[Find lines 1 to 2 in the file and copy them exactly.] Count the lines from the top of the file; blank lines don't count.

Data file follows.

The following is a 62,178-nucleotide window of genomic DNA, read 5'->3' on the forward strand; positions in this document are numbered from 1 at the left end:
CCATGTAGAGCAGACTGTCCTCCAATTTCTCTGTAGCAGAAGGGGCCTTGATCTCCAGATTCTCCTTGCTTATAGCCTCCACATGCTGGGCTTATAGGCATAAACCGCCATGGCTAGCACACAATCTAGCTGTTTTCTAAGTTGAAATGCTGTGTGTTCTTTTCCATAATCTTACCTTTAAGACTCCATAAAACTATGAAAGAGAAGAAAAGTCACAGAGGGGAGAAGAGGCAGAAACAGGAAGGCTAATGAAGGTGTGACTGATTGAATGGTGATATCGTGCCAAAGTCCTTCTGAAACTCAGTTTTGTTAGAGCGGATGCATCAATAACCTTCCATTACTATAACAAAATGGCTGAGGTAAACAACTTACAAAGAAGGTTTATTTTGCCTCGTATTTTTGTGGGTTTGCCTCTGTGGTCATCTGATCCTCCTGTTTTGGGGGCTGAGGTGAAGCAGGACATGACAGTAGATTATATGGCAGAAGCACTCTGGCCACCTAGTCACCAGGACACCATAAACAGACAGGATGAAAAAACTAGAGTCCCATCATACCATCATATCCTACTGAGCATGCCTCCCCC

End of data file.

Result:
The following is a 62,178-nucleotide window of genomic DNA, read 5'->3' on the forward strand; positions in this document are numbered from 1 at the left end:
CCATGTAGAGCAGACTGTCCTCCAATTTCTCTGTAGCAGAAGGGGCCTTGATCTCCAGATTCTCCTTGCTTATAGCCTCCACATGCTGGGCTTATAGGCATAAACCGCCATGGCTAGCACACAATCTAGCTGTTTTCTAAGTTGAAATGCTGTGTGTTCTTTTCCATAATCTTACCTTTAAGACTCCATAAAACTATGAAAGAGAAGAAAAGTCACAGAGGGGAGAAGAGGCAGAAACAGGAAGGCTAATGAAGGTGTGACTGATTGAATGGTGATATCGTGCCAAAGTCCTTCTGAAACTCAGTTTTGTTAGAGCGGATGCATCAATAACCTTCCATTACTATAACAAAATGGCTGAGGTAAACAACTTACAAAGAAGGTTTATTTTGCCTCGTATTTTTGTGGGTTTGCCTCTGTGGTCATCTGATCCTCCTGTTTTGGGGGCTGAGGTGAAGCAGGACATGACAGTAGATTATATGGCAGAAGCACTCTGGCCACCTAGTCACCAGGACACCATAAACAGACAGGATGAAAAAACTAGAGTCCCATCATACCATCATATCCTACTGAGCATGCCTCCCCC